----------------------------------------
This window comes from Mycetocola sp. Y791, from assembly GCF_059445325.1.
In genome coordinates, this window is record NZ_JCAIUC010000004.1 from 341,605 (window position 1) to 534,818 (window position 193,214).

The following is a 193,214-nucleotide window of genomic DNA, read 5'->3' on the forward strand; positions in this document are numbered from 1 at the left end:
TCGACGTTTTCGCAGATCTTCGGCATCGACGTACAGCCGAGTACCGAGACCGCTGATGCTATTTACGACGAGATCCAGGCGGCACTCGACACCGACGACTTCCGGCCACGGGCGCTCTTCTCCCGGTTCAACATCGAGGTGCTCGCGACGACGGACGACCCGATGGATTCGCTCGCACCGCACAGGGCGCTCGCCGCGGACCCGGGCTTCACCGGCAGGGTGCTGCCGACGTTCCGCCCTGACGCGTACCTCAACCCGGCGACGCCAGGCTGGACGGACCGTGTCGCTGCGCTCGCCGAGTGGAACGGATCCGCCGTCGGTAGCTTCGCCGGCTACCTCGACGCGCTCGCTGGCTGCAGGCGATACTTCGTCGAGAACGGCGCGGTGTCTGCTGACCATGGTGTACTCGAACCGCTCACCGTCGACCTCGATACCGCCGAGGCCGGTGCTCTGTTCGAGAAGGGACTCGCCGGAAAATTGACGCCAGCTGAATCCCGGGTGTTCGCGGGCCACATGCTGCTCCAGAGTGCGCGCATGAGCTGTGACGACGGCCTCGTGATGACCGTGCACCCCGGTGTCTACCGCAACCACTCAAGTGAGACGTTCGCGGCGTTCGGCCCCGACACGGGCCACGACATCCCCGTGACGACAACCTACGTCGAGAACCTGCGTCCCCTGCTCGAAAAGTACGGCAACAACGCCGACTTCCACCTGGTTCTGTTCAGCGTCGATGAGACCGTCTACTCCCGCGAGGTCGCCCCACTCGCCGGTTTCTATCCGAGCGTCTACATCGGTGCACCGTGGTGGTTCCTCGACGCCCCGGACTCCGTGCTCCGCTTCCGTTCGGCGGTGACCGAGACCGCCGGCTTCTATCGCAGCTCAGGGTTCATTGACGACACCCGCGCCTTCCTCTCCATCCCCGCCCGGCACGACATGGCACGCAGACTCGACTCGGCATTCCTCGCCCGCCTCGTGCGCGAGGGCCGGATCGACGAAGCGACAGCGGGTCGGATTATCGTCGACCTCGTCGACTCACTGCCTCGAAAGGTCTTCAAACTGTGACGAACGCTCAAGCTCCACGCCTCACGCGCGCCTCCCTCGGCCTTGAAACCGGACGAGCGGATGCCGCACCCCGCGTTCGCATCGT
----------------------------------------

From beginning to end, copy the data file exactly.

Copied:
This window comes from Mycetocola sp. Y791, from assembly GCF_059445325.1.
In genome coordinates, this window is record NZ_JCAIUC010000004.1 from 341,605 (window position 1) to 534,818 (window position 193,214).

The following is a 193,214-nucleotide window of genomic DNA, read 5'->3' on the forward strand; positions in this document are numbered from 1 at the left end:
TCGACGTTTTCGCAGATCTTCGGCATCGACGTACAGCCGAGTACCGAGACCGCTGATGCTATTTACGACGAGATCCAGGCGGCACTCGACACCGACGACTTCCGGCCACGGGCGCTCTTCTCCCGGTTCAACATCGAGGTGCTCGCGACGACGGACGACCCGATGGATTCGCTCGCACCGCACAGGGCGCTCGCCGCGGACCCGGGCTTCACCGGCAGGGTGCTGCCGACGTTCCGCCCTGACGCGTACCTCAACCCGGCGACGCCAGGCTGGACGGACCGTGTCGCTGCGCTCGCCGAGTGGAACGGATCCGCCGTCGGTAGCTTCGCCGGCTACCTCGACGCGCTCGCTGGCTGCAGGCGATACTTCGTCGAGAACGGCGCGGTGTCTGCTGACCATGGTGTACTCGAACCGCTCACCGTCGACCTCGATACCGCCGAGGCCGGTGCTCTGTTCGAGAAGGGACTCGCCGGAAAATTGACGCCAGCTGAATCCCGGGTGTTCGCGGGCCACATGCTGCTCCAGAGTGCGCGCATGAGCTGTGACGACGGCCTCGTGATGACCGTGCACCCCGGTGTCTACCGCAACCACTCAAGTGAGACGTTCGCGGCGTTCGGCCCCGACACGGGCCACGACATCCCCGTGACGACAACCTACGTCGAGAACCTGCGTCCCCTGCTCGAAAAGTACGGCAACAACGCCGACTTCCACCTGGTTCTGTTCAGCGTCGATGAGACCGTCTACTCCCGCGAGGTCGCCCCACTCGCCGGTTTCTATCCGAGCGTCTACATCGGTGCACCGTGGTGGTTCCTCGACGCCCCGGACTCCGTGCTCCGCTTCCGTTCGGCGGTGACCGAGACCGCCGGCTTCTATCGCAGCTCAGGGTTCATTGACGACACCCGCGCCTTCCTCTCCATCCCCGCCCGGCACGACATGGCACGCAGACTCGACTCGGCATTCCTCGCCCGCCTCGTGCGCGAGGGCCGGATCGACGAAGCGACAGCGGGTCGGATTATCGTCGACCTCGTCGACTCACTGCCTCGAAAGGTCTTCAAACTGTGACGAACGCTCAAGCTCCACGCCTCACGCGCGCCTCCCTCGGCCTTGAAACCGGACGAGCGGATGCCGCACCCCGCGTTCGCATCGT